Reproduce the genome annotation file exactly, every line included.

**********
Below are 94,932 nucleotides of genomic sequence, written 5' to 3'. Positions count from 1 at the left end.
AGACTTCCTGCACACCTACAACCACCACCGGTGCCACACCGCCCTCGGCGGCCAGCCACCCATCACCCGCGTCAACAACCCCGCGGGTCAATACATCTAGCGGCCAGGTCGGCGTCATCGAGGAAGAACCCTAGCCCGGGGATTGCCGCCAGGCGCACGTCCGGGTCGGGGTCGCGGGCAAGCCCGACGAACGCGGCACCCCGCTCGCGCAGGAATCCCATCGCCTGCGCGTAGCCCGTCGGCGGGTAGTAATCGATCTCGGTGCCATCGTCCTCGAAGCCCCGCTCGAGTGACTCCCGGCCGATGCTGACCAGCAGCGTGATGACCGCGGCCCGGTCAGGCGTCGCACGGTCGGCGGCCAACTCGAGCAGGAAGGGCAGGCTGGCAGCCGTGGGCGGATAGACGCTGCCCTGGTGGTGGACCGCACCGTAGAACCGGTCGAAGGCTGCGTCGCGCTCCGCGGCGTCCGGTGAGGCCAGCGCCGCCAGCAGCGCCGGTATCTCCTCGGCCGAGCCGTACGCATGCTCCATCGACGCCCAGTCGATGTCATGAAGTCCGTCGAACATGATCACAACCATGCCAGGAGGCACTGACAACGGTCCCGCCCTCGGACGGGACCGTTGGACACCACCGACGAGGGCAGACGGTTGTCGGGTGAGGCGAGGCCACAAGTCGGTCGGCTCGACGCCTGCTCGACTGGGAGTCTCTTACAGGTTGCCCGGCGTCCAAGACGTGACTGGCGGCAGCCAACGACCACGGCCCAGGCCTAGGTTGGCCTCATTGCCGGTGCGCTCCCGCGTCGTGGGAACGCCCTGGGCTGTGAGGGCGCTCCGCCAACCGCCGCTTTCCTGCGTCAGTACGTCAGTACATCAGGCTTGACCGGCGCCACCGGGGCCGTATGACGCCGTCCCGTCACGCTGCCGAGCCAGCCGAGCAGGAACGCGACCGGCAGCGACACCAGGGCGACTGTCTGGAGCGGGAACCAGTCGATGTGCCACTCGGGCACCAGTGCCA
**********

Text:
Below are 94,932 nucleotides of genomic sequence, written 5' to 3'. Positions count from 1 at the left end.
AGACTTCCTGCACACCTACAACCACCACCGGTGCCACACCGCCCTCGGCGGCCAGCCACCCATCACCCGCGTCAACAACCCCGCGGGTCAATACATCTAGCGGCCAGGTCGGCGTCATCGAGGAAGAACCCTAGCCCGGGGATTGCCGCCAGGCGCACGTCCGGGTCGGGGTCGCGGGCAAGCCCGACGAACGCGGCACCCCGCTCGCGCAGGAATCCCATCGCCTGCGCGTAGCCCGTCGGCGGGTAGTAATCGATCTCGGTGCCATCGTCCTCGAAGCCCCGCTCGAGTGACTCCCGGCCGATGCTGACCAGCAGCGTGATGACCGCGGCCCGGTCAGGCGTCGCACGGTCGGCGGCCAACTCGAGCAGGAAGGGCAGGCTGGCAGCCGTGGGCGGATAGACGCTGCCCTGGTGGTGGACCGCACCGTAGAACCGGTCGAAGGCTGCGTCGCGCTCCGCGGCGTCCGGTGAGGCCAGCGCCGCCAGCAGCGCCGGTATCTCCTCGGCCGAGCCGTACGCATGCTCCATCGACGCCCAGTCGATGTCATGAAGTCCGTCGAACATGATCACAACCATGCCAGGAGGCACTGACAACGGTCCCGCCCTCGGACGGGACCGTTGGACACCACCGACGAGGGCAGACGGTTGTCGGGTGAGGCGAGGCCACAAGTCGGTCGGCTCGACGCCTGCTCGACTGGGAGTCTCTTACAGGTTGCCCGGCGTCCAAGACGTGACTGGCGGCAGCCAACGACCACGGCCCAGGCCTAGGTTGGCCTCATTGCCGGTGCGCTCCCGCGTCGTGGGAACGCCCTGGGCTGTGAGGGCGCTCCGCCAACCGCCGCTTTCCTGCGTCAGTACGTCAGTACATCAGGCTTGACCGGCGCCACCGGGGCCGTATGACGCCGTCCCGTCACGCTGCCGAGCCAGCCGAGCAGGAACGCGACCGGCAGCGACACCAGGGCGACTGTCTGGAGCGGGAACCAGTCGATGTGCCACTCGGGCACCAGTGCCA